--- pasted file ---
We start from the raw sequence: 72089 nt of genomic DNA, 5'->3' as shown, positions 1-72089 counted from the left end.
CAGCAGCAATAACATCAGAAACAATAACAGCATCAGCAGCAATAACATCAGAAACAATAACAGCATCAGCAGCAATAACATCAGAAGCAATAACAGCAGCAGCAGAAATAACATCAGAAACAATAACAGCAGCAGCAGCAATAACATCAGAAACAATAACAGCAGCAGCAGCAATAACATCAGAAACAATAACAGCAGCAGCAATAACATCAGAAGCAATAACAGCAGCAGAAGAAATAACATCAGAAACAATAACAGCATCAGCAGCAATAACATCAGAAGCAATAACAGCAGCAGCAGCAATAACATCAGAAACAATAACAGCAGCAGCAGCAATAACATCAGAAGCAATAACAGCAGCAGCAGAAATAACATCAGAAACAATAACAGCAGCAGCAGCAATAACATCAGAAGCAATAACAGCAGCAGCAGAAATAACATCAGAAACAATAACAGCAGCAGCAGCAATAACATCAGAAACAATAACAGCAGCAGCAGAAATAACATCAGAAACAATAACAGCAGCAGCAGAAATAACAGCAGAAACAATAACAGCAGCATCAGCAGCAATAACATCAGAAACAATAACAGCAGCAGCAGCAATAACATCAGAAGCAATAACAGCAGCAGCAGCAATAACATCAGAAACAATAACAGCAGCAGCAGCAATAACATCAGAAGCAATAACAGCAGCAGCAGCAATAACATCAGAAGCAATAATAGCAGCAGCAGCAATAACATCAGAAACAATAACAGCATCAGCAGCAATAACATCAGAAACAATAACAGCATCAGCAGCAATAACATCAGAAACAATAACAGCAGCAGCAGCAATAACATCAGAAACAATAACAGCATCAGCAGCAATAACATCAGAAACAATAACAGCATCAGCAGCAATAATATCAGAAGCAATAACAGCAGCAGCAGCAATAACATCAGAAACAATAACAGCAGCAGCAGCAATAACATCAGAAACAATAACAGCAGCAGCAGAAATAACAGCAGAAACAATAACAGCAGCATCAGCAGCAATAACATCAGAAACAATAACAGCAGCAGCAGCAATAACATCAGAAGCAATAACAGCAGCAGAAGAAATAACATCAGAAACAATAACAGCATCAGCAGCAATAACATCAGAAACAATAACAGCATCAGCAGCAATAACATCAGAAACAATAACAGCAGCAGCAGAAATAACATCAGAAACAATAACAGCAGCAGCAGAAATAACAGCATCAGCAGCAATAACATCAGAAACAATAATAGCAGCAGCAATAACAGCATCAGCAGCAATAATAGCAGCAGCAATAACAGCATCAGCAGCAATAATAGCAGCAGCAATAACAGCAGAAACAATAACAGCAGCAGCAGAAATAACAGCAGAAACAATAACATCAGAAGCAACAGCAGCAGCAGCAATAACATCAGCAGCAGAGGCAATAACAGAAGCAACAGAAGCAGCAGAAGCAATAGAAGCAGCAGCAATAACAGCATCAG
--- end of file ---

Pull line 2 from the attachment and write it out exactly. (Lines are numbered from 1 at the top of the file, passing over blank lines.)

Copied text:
CAGCAGCAATAACATCAGAAACAATAACAGCATCAGCAGCAATAACATCAGAAACAATAACAGCATCAGCAGCAATAACATCAGAAGCAATAACAGCAGCAGCAGAAATAACATCAGAAACAATAACAGCAGCAGCAGCAATAACATCAGAAACAATAACAGCAGCAGCAGCAATAACATCAGAAACAATAACAGCAGCAGCAATAACATCAGAAGCAATAACAGCAGCAGAAGAAATAACATCAGAAACAATAACAGCATCAGCAGCAATAACATCAGAAGCAATAACAGCAGCAGCAGCAATAACATCAGAAACAATAACAGCAGCAGCAGCAATAACATCAGAAGCAATAACAGCAGCAGCAGAAATAACATCAGAAACAATAACAGCAGCAGCAGCAATAACATCAGAAGCAATAACAGCAGCAGCAGAAATAACATCAGAAACAATAACAGCAGCAGCAGCAATAACATCAGAAACAATAACAGCAGCAGCAGAAATAACATCAGAAACAATAACAGCAGCAGCAGAAATAACAGCAGAAACAATAACAGCAGCATCAGCAGCAATAACATCAGAAACAATAACAGCAGCAGCAGCAATAACATCAGAAGCAATAACAGCAGCAGCAGCAATAACATCAGAAACAATAACAGCAGCAGCAGCAATAACATCAGAAGCAATAACAGCAGCAGCAGCAATAACATCAGAAGCAATAATAGCAGCAGCAGCAATAACATCAGAAACAATAACAGCATCAGCAGCAATAACATCAGAAACAATAACAGCATCAGCAGCAATAACATCAGAAACAATAACAGCAGCAGCAGCAATAACATCAGAAACAATAACAGCATCAGCAGCAATAACATCAGAAACAATAACAGCATCAGCAGCAATAATATCAGAAGCAATAACAGCAGCAGCAGCAATAACATCAGAAACAATAACAGCAGCAGCAGCAATAACATCAGAAACAATAACAGCAGCAGCAGAAATAACAGCAGAAACAATAACAGCAGCATCAGCAGCAATAACATCAGAAACAATAACAGCAGCAGCAGCAATAACATCAGAAGCAATAACAGCAGCAGAAGAAATAACATCAGAAACAATAACAGCATCAGCAGCAATAACATCAGAAACAATAACAGCATCAGCAGCAATAACATCAGAAACAATAACAGCAGCAGCAGAAATAACATCAGAAACAATAACAGCAGCAGCAGAAATAACAGCATCAGCAGCAATAACATCAGAAACAATAATAGCAGCAGCAATAACAGCATCAGCAGCAATAATAGCAGCAGCAATAACAGCATCAGCAGCAATAATAGCAGCAGCAATAACAGCAGAAACAATAACAGCAGCAGCAGAAATAACAGCAGAAACAATAACATCAGAAGCAACAGCAGCAGCAGCAATAACATCAGCAGCAGAGGCAATAACAGAAGCAACAGAAGCAGCAGAAGCAATAGAAGCAGCAGCAATAACAGCATCAG